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Car insurance alert – Common things you’re making that could be invalidating your premium


Car insurance is a legal requirement for motorists in Britain. Protecting it and making sure it remains valid is down to the motorist and how accurate and honest they are with the insurer both when applying and during the length of the policy.

Providing false information or failing to update your insurer with changes of circumstances can leave you without valid cover.

There are also a few types of misinformation which could see you prosecuted for fraud and land you in court.

Here are some of the some of the ways that motorists are invalidating their cover, with help from CarParts4Less.co.uk.

1. Lying about your main address

Car insurance premiums vary based on the car’s postcode as certain areas have higher theft and break-in rates. If you put your main address as somewhere your car isn’t parked at night, for example at your parent’s house if you’re at university, if any claims are made.

Insurance companies have investigative departments (called special investigations unit, or SUI) dedicated to making sure information on your insurance and claims are correct, so you’re likely to be found out if you make a claim.

2. Ignoring your morning commute

Having the . There are three types of car usage that insurance covers; social only, social and commuting, and business.

Social only covers drivers for leisure use such as going to and from your friend’s house or shopping. Commuting adds cover for driving to and from your place of work as well as everything a social policy includes.

Business cover relates to any the of driving that requires you to drive as a permanent feature of your job such as a delivery driver. 

Car insurance

Drivers can invalidate their car insurance by making a number of mistakes (Image: GETTY)

3. Not informing your insurer about any car modifications

for two reasons; if they increase the likelihood of an accident, or if they increase the likelihood of theft. You must inform your insurer of any modifications to your car when applying for your insurance and any made during.

4. Not informing your insurance company of minor accidents

Insurance companies should be made aware of any crash or accident you have with your car, even if the damage is merely a small cosmetic scratch or bump.

Even you don’t intend to claim the insurer must be made aware of any damage inflicted on the car so your policy is not breached.

This helps in the event that the other driver changes their mind and decides to claim, and also ensures damage is accounted for if you do need to claim after future incidents – damage which is inconsistent with a claim may mean that your claim is denied.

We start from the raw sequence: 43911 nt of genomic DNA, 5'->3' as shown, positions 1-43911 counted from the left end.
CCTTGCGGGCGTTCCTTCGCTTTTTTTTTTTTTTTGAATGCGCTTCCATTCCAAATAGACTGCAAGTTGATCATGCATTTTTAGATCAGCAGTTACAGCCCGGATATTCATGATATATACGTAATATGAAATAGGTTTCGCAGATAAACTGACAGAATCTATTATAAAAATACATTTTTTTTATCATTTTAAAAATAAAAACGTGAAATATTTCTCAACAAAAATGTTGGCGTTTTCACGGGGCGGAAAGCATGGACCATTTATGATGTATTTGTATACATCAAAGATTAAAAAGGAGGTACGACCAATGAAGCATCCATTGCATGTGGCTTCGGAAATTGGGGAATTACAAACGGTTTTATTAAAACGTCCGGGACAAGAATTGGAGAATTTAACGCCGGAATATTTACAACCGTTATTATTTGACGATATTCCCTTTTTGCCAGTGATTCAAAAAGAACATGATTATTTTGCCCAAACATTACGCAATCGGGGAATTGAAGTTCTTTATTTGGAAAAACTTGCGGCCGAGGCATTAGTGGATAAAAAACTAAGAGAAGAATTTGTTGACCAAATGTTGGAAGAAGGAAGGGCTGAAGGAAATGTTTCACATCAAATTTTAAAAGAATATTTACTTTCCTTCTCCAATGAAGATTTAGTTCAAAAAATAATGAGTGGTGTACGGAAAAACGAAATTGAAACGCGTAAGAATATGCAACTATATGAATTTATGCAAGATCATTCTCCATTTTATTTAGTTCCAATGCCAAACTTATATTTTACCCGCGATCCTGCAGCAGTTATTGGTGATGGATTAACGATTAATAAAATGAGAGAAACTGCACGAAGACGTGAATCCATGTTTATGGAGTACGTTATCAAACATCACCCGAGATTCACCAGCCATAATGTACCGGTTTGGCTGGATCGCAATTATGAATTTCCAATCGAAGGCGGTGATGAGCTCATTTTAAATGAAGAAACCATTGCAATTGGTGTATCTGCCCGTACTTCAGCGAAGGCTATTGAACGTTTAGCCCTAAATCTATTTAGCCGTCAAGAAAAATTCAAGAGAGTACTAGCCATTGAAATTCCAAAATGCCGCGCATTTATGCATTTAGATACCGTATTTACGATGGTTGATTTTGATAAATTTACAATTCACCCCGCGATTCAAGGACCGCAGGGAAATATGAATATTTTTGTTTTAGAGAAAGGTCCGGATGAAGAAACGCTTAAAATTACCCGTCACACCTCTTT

Friend car

Drivers may not be covered if the let their friend drive their car (Image: GETTY)

5. ‘Fronting’

refers to partner or a parent being named as the main driver and policyholder of a policy for another person, typically a younger motorist.

Younger drivers have to pay the most amount of money for their insurance cover in the UK and is a method adopted by some to help slash costs.

If you get caught ‘fronting’, your policy will immediately be cancelled, and any claims denied. These cases are often taken to court, too, as it is classed as insurance fraud, with outcomes including fines of up to £5,000 and six points on your license.

6. Using more miles than you thought

Your annual mileage is one of the main factors used to calculate your car insurance policy. Naturally, the more miles you drive the higher amount you’ll have to pay for your cover as your risk increases the longer you stay on the road.

You must, however, be as accurate as possible when providing this rather than just guessing as your insurers could refuse to pay out for a claim if .

7. Driving with pets

Unsecured pets in your car could be a sure fire way to . Pets can be distracting and can even physically get in the way of your driving making them a danger. If the pet was unsecured and contributed to the accident then your insurer could refuse to pay out.

8. Letting other people drive your car

While it’s possible for your friends or family to have insurance policies that allow them to drive other people’s cars, it is unlikely these policies cover damage to the vehicle in the event they are in an accident.

It’s more than likely that your own policy only covers vehicle damage that happens when a named driver is in the car, so while your friend can legally drive it, any accidents that occur may not be able to be claimed for.

Pet car

Leaving your pet left unrestrained while on the road can void your cover (Image: GETTY)

9. You’ve recently changed jobs

Your job is one of the main factors used to determine the cost of cover and some professions are seen as higher risk than others, which is why it is important to inform your insurer of any changes in employment as your cover may need to be readjusted.

10. Charging for lifts

Some policies specifically exclude cover for car sharing, whether you make profit or not. For those whose policies do allow lift sharing, it may be – many state you may only make enough to cover petrol and driving costs. Earning money from giving lifts can identify you as a ‘taxi hire service’, making a policy which does not cover this void.

It’s important to always read the terms and conditions of your car insurance policy, to ensure that you have not accidentally invalidated the policy. Keep your insurance provider up to date with any change of circumstances, regardless of whether or not you think it’s relevant, as some seemingly unrelated life changes can impact your premium.



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